James Hutton And The Scottish Enlightenment Figure

1918 Words 8 Pages
During the Scottish Enlightenment, a period of increased intellectual activity in the 18th and early 19th century, individuals tended to explore multiple disciplines of study (Young, 2016). One prominent Scottish Enlightenment figure was James Hutton, living from 1726 to 1797. During his lifetime he was a lawyer, geologist, chemist, physician, farmer, and naturalist. Hutton, along with other prominent Enlightenment figures, Joseph Black and Adam Smith, founded the Oyster Club. This intellectual club was based in Edinburgh and supplied a venue for where a plethora of ideas from various topics could be discussed (Furniss, 2010). Hutton began his studies in Edinburgh, matriculating into the University of Edinburgh at the age of fourteen in 1740. …show more content…
The existing biblically inspired geological interpretations granted people an understanding of the process of erosion, as the flood water would had eroded existing landmasses in order to get the minerals in solution. However, the biblical understanding explained the formation of all existing rocks as one catastrophic event produced by the great flood. While Hutton still asserted that many of Earth’s rocks formed due to the sedimentary processes of minerals being redeposited out of solution, he additionally contended that some rock formed from the impacts of pressure and heat. This hypothesis created a distinction between sedimentary rocks and rocks formed by pressure and heat. Hutton argued that the principle method of reconsolidation was heat because his observations of rocks allowed him to conclude that whatever force was acting upon the eroded minerals could not have taken up space between the minerals and required the ability to act upon a variety of minerals. Sagaciously, because of a requirement of heat to reconsolidate materials, Hutton proposed the interior of Earth must be hot. He came to these assertions after observing numerous rock formations, the most notable occurring in Aberdeen, Siccar Point, and Edinburgh. At Glin Tilt in Aberdeen, Hutton unearthed a swathe of granite, a type of rock believed …show more content…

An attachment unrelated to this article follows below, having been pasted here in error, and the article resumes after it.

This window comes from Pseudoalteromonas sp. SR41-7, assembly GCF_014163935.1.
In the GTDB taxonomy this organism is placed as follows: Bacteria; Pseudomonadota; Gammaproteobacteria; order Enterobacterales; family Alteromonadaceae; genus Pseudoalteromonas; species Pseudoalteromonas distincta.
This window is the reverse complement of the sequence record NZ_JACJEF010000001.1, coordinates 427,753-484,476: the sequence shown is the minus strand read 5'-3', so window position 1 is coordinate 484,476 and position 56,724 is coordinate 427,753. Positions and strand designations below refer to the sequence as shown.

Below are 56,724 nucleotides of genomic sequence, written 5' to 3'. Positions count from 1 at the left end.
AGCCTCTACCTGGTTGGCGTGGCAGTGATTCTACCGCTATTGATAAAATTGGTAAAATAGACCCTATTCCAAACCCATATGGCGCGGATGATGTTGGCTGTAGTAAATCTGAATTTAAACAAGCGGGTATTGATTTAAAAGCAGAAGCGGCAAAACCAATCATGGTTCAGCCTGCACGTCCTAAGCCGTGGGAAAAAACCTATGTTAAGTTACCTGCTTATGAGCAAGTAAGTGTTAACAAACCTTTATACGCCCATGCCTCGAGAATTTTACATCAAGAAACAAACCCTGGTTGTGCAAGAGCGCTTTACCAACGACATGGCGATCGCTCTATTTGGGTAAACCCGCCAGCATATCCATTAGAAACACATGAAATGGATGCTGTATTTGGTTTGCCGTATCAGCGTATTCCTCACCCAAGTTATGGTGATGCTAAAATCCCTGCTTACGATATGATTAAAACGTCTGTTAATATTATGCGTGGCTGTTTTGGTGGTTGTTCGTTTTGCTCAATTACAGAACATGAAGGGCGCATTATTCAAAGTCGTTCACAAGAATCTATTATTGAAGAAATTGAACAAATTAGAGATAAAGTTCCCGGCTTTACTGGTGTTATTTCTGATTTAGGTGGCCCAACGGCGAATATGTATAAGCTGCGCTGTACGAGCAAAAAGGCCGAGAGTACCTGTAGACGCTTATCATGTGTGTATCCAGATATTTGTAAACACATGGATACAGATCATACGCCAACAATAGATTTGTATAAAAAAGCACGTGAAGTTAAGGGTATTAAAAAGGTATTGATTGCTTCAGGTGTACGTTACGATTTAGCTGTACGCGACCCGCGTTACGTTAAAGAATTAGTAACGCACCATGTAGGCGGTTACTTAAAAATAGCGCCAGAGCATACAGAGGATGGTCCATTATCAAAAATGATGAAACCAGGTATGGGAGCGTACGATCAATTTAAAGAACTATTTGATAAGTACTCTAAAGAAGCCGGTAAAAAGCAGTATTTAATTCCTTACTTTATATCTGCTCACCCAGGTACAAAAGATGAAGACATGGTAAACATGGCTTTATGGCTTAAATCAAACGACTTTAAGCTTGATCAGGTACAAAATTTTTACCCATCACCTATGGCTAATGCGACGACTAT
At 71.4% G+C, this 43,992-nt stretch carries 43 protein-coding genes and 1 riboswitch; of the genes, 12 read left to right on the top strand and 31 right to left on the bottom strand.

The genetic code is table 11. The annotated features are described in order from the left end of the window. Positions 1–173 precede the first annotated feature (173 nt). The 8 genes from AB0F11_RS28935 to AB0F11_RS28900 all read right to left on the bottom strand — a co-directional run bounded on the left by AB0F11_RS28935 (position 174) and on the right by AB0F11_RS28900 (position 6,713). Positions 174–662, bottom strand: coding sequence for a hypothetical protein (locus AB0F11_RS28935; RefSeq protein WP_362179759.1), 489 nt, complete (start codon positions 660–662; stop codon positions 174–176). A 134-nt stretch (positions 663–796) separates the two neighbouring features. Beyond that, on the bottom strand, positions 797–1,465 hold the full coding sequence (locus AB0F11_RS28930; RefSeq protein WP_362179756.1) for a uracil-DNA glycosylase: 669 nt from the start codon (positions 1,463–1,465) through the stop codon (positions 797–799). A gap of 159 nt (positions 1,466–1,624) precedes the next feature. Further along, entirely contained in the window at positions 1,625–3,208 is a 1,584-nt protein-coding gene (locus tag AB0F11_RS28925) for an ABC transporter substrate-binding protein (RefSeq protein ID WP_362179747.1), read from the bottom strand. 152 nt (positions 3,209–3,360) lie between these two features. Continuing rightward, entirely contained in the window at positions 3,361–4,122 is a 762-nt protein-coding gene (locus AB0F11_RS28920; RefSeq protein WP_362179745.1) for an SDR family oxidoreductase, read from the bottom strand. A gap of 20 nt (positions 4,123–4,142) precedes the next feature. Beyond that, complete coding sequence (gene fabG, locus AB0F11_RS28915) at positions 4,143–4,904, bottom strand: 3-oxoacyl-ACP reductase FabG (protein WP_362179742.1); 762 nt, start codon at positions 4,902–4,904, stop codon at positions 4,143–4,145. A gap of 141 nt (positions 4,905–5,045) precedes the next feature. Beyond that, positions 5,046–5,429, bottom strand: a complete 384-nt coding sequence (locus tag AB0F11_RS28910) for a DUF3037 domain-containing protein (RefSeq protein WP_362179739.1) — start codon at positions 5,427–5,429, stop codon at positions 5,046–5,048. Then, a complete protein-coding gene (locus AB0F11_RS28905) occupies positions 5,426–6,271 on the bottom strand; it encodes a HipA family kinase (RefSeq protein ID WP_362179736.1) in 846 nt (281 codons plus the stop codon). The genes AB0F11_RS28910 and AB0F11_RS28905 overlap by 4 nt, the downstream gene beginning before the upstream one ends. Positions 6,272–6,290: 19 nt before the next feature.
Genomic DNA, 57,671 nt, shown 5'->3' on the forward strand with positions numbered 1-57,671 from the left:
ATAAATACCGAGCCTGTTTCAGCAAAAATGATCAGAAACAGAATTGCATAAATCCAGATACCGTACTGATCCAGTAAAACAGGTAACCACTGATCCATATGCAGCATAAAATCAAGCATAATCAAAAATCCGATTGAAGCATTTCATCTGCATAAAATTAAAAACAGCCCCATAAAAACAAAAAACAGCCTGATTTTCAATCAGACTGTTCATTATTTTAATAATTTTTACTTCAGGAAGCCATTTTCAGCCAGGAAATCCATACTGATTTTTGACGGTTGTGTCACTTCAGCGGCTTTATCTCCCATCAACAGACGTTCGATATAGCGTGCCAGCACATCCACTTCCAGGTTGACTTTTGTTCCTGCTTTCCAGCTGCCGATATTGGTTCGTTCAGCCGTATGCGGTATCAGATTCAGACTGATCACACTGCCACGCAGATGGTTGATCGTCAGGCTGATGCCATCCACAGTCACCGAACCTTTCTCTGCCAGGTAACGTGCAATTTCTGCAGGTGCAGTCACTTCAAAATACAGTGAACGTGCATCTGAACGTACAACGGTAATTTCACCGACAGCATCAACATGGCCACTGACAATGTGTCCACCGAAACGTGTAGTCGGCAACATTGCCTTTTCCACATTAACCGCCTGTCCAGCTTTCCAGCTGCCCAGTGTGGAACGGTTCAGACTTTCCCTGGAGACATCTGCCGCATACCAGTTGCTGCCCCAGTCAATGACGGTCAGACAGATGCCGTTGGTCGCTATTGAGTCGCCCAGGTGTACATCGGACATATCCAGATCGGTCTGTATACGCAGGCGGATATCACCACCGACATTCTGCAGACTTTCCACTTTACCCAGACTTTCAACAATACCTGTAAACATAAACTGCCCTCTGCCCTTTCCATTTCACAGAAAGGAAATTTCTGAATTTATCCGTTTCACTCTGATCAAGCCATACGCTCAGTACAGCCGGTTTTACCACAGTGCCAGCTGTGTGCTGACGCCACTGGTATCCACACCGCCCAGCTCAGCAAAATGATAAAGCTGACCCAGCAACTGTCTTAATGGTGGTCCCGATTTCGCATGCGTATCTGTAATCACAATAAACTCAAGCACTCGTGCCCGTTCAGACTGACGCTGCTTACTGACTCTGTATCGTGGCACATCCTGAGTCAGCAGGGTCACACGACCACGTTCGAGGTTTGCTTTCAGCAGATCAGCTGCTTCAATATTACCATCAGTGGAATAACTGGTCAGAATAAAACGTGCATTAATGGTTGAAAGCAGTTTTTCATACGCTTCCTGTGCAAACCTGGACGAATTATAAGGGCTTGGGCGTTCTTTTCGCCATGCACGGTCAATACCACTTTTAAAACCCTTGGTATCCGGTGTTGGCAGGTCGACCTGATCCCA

in Thomas, 2010, pg 317). While his explanation conflicted with the Ussher’s biblical theory caused the religious explanation to seem unnecessary, he clearly defined that no scientific evidence was currently available to suggest an exact beginning of Earth. Rather, based on his observations of erosion and reformation, the processes would have had to been occurring for more than six thousand years. This fundamental break from the pre-existing and long standing biblical interpretation was widely circulated around European scientists, catalyzing future studies to be performed in order to determine Earth’s true

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